April 9, 2012
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Going Public Just Got Easier
The Jumpstart Our Business Startups Act (the “JOBS Act”) passed by Congress and signed into law by the President on April 5, 2012, relaxes regulations on initial public offerings (“IPOs”) and on reporting and governance for many newly public companies by creating an “IPO on-ramp” for a new class of “Emerging Growth Companies.” Other Lathrop & Gage Alerts discuss JOBS Act provisions relating to private offerings and private companies.
Emerging Growth Companies
The JOBS Act relaxes regulations on any Emerging Growth Company, defined as a public company:
Reduced Restrictions on the IPO Process
Under the JOBS Act, an Emerging Growth Company undergoing an IPO is now permitted:
In addition, the JOBS Act permits a broker-dealer to publish or distribute a research report about an Emerging Growth Company with a registered offering that is proposed, in process, or effective, without the research report being deemed an “offer” of securities, even if the broker-dealer participates in the offering. The JOBS Act also removes certain restrictions on communications between securities analysts and potential investors in connection with IPOs of Emerging Growth Companies, although anti-fraud rules still apply.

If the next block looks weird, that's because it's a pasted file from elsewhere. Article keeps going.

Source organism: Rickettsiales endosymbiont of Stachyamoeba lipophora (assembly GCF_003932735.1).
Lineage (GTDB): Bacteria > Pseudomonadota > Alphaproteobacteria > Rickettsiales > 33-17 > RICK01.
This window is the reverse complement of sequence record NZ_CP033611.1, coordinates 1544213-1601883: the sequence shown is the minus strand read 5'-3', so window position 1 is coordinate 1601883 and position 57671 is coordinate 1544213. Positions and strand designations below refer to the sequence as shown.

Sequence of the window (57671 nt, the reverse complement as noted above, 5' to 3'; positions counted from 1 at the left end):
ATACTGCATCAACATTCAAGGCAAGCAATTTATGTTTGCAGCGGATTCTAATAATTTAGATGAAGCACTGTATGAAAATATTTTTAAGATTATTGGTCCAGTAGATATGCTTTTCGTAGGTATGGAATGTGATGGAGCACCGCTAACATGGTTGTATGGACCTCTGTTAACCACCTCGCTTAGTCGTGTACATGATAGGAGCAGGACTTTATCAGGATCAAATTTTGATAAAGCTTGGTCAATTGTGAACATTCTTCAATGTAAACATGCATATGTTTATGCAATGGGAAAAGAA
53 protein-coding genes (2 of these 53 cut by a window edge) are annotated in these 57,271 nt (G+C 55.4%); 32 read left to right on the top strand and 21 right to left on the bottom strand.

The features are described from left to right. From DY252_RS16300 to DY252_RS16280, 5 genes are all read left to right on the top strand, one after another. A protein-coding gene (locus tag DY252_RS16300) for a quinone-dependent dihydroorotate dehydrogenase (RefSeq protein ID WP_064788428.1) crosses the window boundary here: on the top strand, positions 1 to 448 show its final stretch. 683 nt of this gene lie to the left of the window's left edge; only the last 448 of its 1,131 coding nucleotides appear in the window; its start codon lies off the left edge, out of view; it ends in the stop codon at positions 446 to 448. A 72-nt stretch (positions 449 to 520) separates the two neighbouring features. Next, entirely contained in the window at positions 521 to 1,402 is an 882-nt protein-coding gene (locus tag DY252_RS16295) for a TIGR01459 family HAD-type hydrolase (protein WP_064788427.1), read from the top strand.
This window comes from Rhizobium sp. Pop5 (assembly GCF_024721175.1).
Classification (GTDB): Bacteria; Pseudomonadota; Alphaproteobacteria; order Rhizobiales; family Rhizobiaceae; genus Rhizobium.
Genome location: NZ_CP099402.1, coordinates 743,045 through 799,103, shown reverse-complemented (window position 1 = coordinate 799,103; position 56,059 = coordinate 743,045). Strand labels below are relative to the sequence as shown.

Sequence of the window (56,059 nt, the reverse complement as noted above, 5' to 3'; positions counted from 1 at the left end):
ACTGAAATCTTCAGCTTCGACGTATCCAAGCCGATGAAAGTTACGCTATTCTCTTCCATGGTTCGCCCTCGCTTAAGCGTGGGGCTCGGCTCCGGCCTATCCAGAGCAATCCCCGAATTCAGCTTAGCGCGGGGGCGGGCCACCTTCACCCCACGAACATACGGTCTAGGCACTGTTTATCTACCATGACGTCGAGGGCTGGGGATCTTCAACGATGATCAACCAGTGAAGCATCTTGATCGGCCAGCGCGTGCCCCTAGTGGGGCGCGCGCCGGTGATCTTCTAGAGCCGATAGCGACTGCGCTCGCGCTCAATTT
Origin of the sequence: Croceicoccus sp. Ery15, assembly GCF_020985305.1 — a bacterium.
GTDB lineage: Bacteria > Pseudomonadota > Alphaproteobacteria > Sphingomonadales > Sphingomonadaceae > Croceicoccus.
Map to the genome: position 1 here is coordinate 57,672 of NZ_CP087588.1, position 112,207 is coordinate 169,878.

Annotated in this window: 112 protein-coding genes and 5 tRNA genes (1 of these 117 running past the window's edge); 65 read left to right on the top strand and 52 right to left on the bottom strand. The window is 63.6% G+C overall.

Temporary Relief from Post-IPO Regulations
During the “grace period” of up to five years after its IPO, an Emerging Growth Company is now exempt from several requirements relating to financial accounting and executive compensation disclosures that otherwise apply to public companies, such as the requirements:
An Emerging Growth Company may choose to ignore any or all of the exemptions from regulatory requirements that the JOBS Act makes available to it, and instead to comply with the regulatory requirements applicable to public companies that are not Emerging Growth Companies – with the exception of the all-or-nothing exemption from compliance with new or revised financial accounting standards.
These provisions of the JOBS Act are self-effectuating, so they are effective immediately without requiring SEC regulations to implement them. To discuss this alert or any securities law matter, please contact your Lathrop & Gage attorney or any of the attorneys listed on this alert.
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